Saturday, January 23, 2010

Lesson #3 ~ Know Your Memory Card

Digital camera memory is an essential piece of digital photography equipment, but it is often overlooked. I know I almost overlooked it - I was not particularly happy my camera didn't come with even a basic one. There are many types of memory and it's a good idea to consider what type of memory a camera uses when you buy one.

It's also important to make sure you have enough memory before you take pictures of on vacation or at an important event. Though memory cards are reusable, their capacity is limited. Have a larger memory card, or extra cards, to make sure you have enough space to take the pictures you need. And always check your camera before you leave to make sure you downloaded everything. I have left the house thinking I had plenty of memory only to determine I was running at about half capacity because I’d taken pictures at an event and hadn’t downloaded them.

The good thing is most digital cameras allow you to adjust the image quality, which can change how many pictures fit one a memory card. You can have a couple-hundred high quality photos on one card and sometimes thousands of low-quality pics on the same card, should you be happy snappy low grade pictures. Also, depending on what kind of light you're in and more factors I can't even imagine, individual photos will have different sizes, so sometimes you can squeak in a few more and sometimes, you end up with less.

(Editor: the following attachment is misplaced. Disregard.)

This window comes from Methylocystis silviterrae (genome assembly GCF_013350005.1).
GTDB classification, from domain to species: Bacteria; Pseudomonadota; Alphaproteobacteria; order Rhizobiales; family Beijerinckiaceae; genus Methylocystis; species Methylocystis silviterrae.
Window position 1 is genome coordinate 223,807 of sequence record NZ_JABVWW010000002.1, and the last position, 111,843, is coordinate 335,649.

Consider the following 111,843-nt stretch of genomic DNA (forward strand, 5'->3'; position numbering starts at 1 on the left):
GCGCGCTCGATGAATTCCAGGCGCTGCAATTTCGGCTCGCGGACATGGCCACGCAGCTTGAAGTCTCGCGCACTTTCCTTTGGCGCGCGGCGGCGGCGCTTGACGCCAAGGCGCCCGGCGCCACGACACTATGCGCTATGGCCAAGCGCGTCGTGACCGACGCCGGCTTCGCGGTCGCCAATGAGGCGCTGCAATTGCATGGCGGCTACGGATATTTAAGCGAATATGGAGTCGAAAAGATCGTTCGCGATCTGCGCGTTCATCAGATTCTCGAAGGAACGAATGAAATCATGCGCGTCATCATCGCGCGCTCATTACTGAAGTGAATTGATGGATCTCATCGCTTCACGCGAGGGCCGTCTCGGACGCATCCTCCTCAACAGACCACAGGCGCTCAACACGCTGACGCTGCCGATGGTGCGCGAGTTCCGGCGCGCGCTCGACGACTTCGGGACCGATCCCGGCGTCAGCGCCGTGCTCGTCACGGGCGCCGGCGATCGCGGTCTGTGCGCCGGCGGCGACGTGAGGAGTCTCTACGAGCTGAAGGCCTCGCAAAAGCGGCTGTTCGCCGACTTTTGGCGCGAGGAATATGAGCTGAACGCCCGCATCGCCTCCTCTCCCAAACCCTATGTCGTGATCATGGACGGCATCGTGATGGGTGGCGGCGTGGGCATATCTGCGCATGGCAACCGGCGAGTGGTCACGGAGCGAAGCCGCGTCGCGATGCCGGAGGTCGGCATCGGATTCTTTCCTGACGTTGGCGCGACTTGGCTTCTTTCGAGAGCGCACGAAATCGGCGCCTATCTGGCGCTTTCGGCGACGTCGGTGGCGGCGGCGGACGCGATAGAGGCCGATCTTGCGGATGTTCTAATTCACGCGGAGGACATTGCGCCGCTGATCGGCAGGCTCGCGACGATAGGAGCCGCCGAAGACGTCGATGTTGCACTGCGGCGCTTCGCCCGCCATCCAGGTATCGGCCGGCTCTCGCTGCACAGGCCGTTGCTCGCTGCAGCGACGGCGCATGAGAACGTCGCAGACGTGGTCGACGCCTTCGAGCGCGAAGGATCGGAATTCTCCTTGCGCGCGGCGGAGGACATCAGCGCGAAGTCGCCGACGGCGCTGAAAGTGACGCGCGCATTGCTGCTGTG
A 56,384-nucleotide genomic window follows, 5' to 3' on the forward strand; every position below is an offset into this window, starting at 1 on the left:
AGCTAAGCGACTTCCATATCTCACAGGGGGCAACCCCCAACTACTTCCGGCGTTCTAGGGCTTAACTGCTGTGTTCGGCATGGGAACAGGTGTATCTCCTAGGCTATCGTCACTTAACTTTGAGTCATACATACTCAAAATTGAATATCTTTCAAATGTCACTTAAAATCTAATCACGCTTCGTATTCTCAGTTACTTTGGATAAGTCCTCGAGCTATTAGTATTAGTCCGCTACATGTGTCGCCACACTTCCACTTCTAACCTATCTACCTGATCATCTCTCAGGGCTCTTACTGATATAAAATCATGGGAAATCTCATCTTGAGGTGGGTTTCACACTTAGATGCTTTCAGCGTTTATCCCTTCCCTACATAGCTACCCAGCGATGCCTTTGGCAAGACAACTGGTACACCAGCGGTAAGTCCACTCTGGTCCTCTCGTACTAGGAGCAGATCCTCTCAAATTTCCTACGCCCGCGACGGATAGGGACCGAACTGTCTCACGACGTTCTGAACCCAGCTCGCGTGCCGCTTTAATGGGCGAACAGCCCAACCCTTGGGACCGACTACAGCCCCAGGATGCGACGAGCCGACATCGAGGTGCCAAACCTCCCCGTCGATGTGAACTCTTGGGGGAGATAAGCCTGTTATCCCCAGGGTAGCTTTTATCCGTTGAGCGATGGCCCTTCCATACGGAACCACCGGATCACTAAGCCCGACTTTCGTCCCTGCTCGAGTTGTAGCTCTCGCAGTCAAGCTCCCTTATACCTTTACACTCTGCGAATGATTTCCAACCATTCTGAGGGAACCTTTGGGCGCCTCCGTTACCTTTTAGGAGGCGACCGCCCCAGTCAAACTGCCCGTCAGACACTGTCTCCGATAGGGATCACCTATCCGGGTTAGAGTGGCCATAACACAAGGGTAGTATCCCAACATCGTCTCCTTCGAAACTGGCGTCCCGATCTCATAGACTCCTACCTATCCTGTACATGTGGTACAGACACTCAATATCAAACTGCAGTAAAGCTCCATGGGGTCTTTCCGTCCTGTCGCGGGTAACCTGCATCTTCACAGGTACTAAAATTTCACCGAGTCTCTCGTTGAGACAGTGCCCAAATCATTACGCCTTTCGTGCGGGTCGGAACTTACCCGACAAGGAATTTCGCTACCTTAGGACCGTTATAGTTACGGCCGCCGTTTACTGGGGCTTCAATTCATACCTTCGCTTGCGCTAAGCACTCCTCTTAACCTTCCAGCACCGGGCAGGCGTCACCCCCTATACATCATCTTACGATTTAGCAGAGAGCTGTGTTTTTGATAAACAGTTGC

Between camera manufacturers, memory card capacity does vary, so make sure to take this into consideration if you're buying a new digital camera. With my Canon XSi, I have two 4-gigabyte cards and they can hold about 350 high quality JPGs or about 110 RAW image files on each of them. I have a capacity for taking about 700 or 220 photos, depending on what file type or image quality I use.

I haven't tried taking pictures with RAW files yet. I wanted to this weekend so I could include one in this lesson, but it's raining in the middle of January in Minnesota, so that was out of the question. But I will be trying it out soon! In the meantime, I think this photo would have been a good one to try in RAW. You can't quite see the ripples in the clouds as well as I saw them when I was taking the photo.

Rippled Clouds


  1. I remember buying my first 1 gig card for nearly $90. Quite a bit cheaper now.

    Sorry, I've Tagged you; check my Monday's post. No need to participate.